- The Washington Times - Sunday, October 27, 2019

Twice per year, Garner Morgan and his brother used to pile in the back of a station wagon as their father would drive them from southern Maryland to watch the Washington Senators. Morgan’s father would purchase tickets for a few dollars to sit in the upper section of Griffith Stadium, and then later, RFK Stadium. His love of baseball started in those days.

Decades later, the 71-year-old sat rows up from the first base line at Nationals Park this weekend with his own son, Luke, to experience the first World Series game in the District in 86 years.

They, like many of the spectators on hand to cheer on their beloved Nationals, have a bond that was strengthed further by their mutual love of the sport.


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Even when the Nationals dropped two games on Friday and Saturday — guaranteeing the series moves back to Houston on Tuesday for Game 6 — fans could still proudly say they attended the Fall Classic. Baseball, after all, is a sport passed down generation to generation. From fans to the players, their passion for the game started somewhere, usually at home.

“Real special moment,” Morgan said. “It only comes along once in a lifetime, so I’m glad we’re able to share it.”



Starting young

Eliza Warren keeps score by hand for every Nationals game she attends.

The 13-year-old is a diehard baseball fan, having gotten into the game from her father. Together, the Warrens split season tickets with a group of families, so they’re at Nationals Park often. Mitch Warren, Eliza’s father, was raised a Philadelphia Phillies fan, but switched over when the Nationals arrived in 2005.

“I was just telling her to remember this,” Mitch Warren said, “because she’ll be telling her children and grandchildren about it.”

The District, of course, had to wait 33 years for baseball to come back to the city, after the Senators relocated to become the Texas Rangers in 1972. The departure meant people like Lorne Davidson, who was born 1970, grew up without a local team to root for. Instead, he cheered for the Rangers and the Pittsburgh Pirates.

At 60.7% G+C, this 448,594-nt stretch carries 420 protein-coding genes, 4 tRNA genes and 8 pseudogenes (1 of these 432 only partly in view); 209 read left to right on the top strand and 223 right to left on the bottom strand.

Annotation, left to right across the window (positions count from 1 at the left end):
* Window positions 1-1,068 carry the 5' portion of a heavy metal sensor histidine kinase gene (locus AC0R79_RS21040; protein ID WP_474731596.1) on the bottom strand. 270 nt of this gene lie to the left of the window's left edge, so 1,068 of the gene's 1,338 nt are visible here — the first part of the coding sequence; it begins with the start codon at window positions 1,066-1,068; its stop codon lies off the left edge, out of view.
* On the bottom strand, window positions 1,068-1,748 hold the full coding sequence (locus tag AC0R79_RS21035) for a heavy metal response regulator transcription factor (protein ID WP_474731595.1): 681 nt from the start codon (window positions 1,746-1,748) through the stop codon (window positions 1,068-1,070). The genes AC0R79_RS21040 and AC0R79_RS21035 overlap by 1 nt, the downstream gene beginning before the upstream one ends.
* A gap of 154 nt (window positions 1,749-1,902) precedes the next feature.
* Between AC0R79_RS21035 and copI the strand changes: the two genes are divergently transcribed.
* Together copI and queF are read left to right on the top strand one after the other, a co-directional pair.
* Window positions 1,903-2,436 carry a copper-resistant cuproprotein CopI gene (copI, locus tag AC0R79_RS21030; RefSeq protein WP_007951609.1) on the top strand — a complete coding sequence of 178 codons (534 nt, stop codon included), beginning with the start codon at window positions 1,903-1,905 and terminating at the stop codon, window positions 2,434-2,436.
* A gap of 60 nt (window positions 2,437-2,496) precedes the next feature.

But Davidson still loved the sport, specifically how there’s a “game within the game,” he said. The Loudoun County resident recalled how passionate his mother, grandfather and uncle were toward baseball when he was a child, causing him to become a fan.

In Mike Rizzo’s case, the Nationals general manager grew up in a household where his father, Phil, was a longtime minor leaguer — and later a scout for teams like the California Angels. So, it was only natural Rizzo, a Chicago native who lived blocks from Wrigley Field, would follow in his father’s footsteps.

Standing near the dugout prior to Game 3, Rizzo joked the tape recorder in front of him wouldn’t have enough hours to fill when asked about his father’s influence.

“My dad is the reason I’m here,” Rizzo said. “He was the most important part of my career.”

A parent’s impact

Even in the heat of the World Series, when the Astros and the Nationals have gone back and forth, the players still make time for their families.

On Friday, Asdrúbal Cabrera had his 12-year-old son out on the field with him when the Nationals’ second baseman went through batting practice. Cabrera’s son flew in from Florida to be with him, as well. Left fielder Juan Soto’s family has traveled for each of the Nationals’ games this series, and were in attendance this weekend.

Before he started Game 4, Astros rookie pitcher Jose Urquidy had coffee with his mother, Alma, in the morning. The 24-year-old was nervous for later that evening, but soon received words of encouragement from his mother.

“My mom is someone that I talk to a lot and obviously she helped me out,” said Urquidy, who threw five scoreless innings in Houston’s 8-1 win.

Parents can also play a large role in teaching their children about baseball itself. Nationals starter Patrick Corbin revealed in an interview with MASN this summer that his father was the one who taught him how to grip his signature slider.

New generations

Since bringing baseball back to the District, the Nationals have built a new generation of fans. Each World Series game was sold out this weekend with fans paying exuberant prices to get in.

Don Neireiter paid $817 a seat — before fees — to attend Game 3 with his daughter, Tammy.

Many this weekend experienced attending a World Series game for the first time. The last Fall Classic to take place in Washington happened in 1933. Beyond that, the next closest city to go to the World Series was the Baltimore Orioles — but that last occurred in 1983.

Garner Morgan was actually at Camden Yards for that series with his father. He told his son Luke that if he ever got a chance to go to another World Series, they’d go together — on one condition.

“He has to buy me a hat,” Morgan said. “My dad bought me a hat at that (Orioles) game. I still have it.”

⦁ David Driver contributed to this report.

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